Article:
The Best Jokes and Bits from Every ‘Saturday Night Live’ Weekend Update Anchor
Whether it was called Weekend Update, Saturday Night News, SNL News Break or some other weird 1980s variation, Saturday Night Live’s fake newscast has been one of the show’s few constants throughout its 48-season history. Along the way, a variety of comics have taken their turn in the anchor chair — here are each fake newscaster’s very best bits…
You can make a strong argument that Chase’s best Weekend Update joke was a catchphrase he came up with for SNL’s fourth-ever show: “Good evening. I’m Chevy Chase, and you’re not.” Sure, it’s a cliche now, but it was the joke that launched nearly 50 seasons of Weekend Updates. “And you’re not” was a poke at newscaster cliches, it got a huge laugh, and by branding himself in a cast full of unknowns, it made Chase a star. When the president comes on and says, “I’m Gerald Ford and you’re not,” you know your joke landed.
But the single best Update joke that Chase ever told? How about writer Alan Zweibel’s classic (the first joke in the writing packet that helped him land an SNL job in the first place): “The Post Office announced today that it is going to issue a stamp commemorating prostitution in the United States. It’s a 10-cent stamp, but if you want to lick it, it’s a quarter.”
After Chase left, Curtin took over behind the Weekend Update desk. Because Chase had been so popular, it was a rough transition. Curtin addressed it in this bit about the complaint mail she received from Chase’s fans (yes, they once existed). Had Gilda Ratner or Laraine Newman done this particular joke, it likely wouldn’t have landed as well, but it was such a departure from Curtin’s steely news anchor persona that it killed. You want raw thrills? Then it’s raw thrills you’ll get.
Aykroyd’s tenure on the Weekend Update desk (actually appearing as “station manager”) is probably best remembered for his Point/Counterpoint arguments with Curtin. Because those tussles always gave Aykroyd the last word, punctuated by the catchphrase “Jane, you ignorant slut,” they haven’t aged especially well. Instead, we’ll go with this winner from 1977, a joke that represents Dan Aykroyd at his most DanAykroydiness: “The Treasury has just released the new metric conversion terms for American Federal Reserve currency, which will come into effect in 1981. The dollar will still be called the dollar, but quarters will be called quart-dollars, dimes will be deca-dollars, nickels will be penta-dollars and pennies will be called hi-how-do-ya-do’s. No explanation was given.”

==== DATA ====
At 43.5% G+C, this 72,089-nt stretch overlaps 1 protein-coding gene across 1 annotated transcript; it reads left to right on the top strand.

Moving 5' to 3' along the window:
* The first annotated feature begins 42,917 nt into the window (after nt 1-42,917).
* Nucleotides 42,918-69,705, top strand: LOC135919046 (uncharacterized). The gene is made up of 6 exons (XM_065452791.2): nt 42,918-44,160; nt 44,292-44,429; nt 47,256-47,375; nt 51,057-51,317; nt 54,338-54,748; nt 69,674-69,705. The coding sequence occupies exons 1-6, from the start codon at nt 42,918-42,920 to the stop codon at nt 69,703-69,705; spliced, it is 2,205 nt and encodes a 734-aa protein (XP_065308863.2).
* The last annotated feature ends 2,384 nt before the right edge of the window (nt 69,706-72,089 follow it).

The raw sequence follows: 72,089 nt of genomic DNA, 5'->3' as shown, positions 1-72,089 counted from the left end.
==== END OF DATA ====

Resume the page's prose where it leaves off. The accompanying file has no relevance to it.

While Murray spent some time co-anchoring the news with Curtin, his best Update bits were his annual Oscar predictions. We’re with Murray when he swipes away all the supporting acting nominees, rightly pointing out that no one gives a damn.
Rocket, the breakout star of Season Six before he lost his SNL job for dropping f-bombs on live television, did just fine reading the news from behind a desk. But his off-the-cuff talents were more obvious with his live Rocket Reports out in the wilds of New York City. A drunken Santa stumbling into traffic was one of the highlights of that lousy season.
Brian Doyle-Murray and Mary Gross
Doyle-Murray and Gross were an awkward fit as the SNL News Break team, as evidenced by this uncomfortable clip from Season Seven. The fact that the official Saturday Night Live YouTube channel chose to feature this unconvincing tryst as the only representation of their work shows you just how wobbly that entire year was.
“My brilliant idea was that I should’ve been a real news guy,” Hall explained in Live From New York: The Complete, Uncensored History of Saturday Night Live. “I should’ve gone out and covered real news stories from the SNL perspective. That’s what I wanted to do. But they were much more keen on doing ‘President Reagan had his hand stuck to his head today’ and show a picture.”
One clever bit? After Hall claimed he’d received hate mail because of the depressing news he always delivered, he picked up a guitar, broke into a blues riff and gave it to us through song: